The Wild Gardens of Acadia opened on May 1 for its 60th season. ISLANDER PHOTO BY FAITH DEAMBROSE

Wild Gardens of Acadia opens for 60th year


BAR HARBORWith over 400 species of native plants, mimicking the flora and fauna found within Acadia National Park, the Wild Gardens of Acadia is waking up from its winter slumber. 

Normally open year-round, the gardens took a break during the winter as COVID-19 restrictions continuedbut the doors opened this past weekend to welcome visitors for its 60th season 

“Wild, but tended,” is how gardener Geneva Langley describes the roughly one-acre parcel that boasts 13 different micro habitats ranging from mountain to meadows. There are at least 22 species of ferns within the garden and there is always something blooming from spring to fall 

The garden is maintained by a volunteer staff of about 20, with help from a paid gardener and a summer intern who are sponsored by the nonprofit Friends of Acadia. The garden, which is flanked by hiking trails, attracts nearly 500 people a day during the busy seasons.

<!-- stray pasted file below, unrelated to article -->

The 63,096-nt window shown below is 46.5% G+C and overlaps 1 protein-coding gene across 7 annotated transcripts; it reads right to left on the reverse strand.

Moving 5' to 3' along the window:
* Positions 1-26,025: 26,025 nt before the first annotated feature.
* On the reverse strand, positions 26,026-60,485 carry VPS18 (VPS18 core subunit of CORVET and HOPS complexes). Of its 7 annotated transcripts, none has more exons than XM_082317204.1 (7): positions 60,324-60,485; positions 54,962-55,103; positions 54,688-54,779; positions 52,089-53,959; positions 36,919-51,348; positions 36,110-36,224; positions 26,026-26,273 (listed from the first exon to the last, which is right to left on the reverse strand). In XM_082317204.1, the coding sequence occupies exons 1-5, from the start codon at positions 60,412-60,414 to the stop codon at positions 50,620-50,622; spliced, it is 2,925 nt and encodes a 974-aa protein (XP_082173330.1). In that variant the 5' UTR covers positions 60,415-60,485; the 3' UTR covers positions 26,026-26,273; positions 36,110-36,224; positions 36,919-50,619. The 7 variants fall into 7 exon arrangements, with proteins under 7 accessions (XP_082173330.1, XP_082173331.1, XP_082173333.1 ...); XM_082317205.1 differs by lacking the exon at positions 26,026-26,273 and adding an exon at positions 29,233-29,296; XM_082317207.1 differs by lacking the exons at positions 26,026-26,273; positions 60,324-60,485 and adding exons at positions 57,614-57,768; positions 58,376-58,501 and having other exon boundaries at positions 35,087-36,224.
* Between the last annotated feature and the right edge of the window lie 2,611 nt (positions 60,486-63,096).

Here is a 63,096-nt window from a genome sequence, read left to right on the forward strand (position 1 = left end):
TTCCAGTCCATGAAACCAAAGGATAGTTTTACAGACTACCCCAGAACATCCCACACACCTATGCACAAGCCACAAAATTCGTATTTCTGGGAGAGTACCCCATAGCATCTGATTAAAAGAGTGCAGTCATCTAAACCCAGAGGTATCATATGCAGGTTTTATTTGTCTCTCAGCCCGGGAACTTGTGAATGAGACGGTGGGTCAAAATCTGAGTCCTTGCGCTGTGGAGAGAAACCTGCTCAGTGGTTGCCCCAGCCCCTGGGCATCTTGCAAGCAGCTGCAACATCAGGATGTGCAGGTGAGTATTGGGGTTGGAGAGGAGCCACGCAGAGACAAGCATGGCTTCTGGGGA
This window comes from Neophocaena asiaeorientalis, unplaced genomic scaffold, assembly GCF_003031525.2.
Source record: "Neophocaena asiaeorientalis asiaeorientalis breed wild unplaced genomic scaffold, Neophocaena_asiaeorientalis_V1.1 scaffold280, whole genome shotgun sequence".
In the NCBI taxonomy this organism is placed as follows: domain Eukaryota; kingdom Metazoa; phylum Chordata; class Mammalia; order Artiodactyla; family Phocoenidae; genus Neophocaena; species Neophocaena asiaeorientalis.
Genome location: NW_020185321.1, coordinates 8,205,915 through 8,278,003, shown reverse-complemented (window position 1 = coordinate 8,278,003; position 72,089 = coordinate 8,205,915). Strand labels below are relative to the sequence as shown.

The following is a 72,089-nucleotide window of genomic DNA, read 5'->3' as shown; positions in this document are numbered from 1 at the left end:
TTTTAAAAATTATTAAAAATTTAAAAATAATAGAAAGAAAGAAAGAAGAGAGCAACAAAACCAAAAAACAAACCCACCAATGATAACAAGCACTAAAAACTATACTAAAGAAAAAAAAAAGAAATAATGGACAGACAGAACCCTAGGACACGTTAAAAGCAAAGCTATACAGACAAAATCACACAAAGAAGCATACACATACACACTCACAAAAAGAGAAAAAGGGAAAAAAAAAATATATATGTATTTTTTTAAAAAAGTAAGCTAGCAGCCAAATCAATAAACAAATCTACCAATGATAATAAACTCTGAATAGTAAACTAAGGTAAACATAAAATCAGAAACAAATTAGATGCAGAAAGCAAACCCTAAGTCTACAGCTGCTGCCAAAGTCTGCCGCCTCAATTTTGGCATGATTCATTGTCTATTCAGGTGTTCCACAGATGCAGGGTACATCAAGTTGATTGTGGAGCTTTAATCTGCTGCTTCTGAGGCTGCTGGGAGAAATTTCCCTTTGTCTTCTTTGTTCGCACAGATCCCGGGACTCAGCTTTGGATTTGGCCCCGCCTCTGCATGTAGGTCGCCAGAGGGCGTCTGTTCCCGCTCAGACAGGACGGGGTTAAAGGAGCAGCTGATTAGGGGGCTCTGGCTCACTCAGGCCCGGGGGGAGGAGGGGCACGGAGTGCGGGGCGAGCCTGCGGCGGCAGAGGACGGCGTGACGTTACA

It takes about six weeks to uncover and rehabilitate the gardens once winter subsides, said Langley, adding that volunteers can often be seen working while visitors meander through.  

The walking paths through the garden have been arranged for one-way flow. ISLANDER PHOTO BY FAITH DEAMBROSE

In April, it is all about picking up sticks and addressing winter storm damage, said Langley. Some of the garden’s more tender plants are caged to keep wildlife out and those cages are removed once it is safe to do so. As the season progresses, volunteers tend to the garden habitats and even sow new plants as needed.  

Currently, a stroll through the gardens will yield views of marsh marigolds, trillium, bluets, Jackinthe pulpit, wood anemone and pyrola, which are all either in bloom or about to bloom.  

The gardens are open from 9 a.m. to 6 p.m. every day. A one-way path throughout the garden has been established to direct visitors and to ensure social distancing measures can be followed.  

For more information about the gardens, visit 

Faith DeAmbrose

Faith DeAmbrose

Managing Editor at Mount Desert Islander

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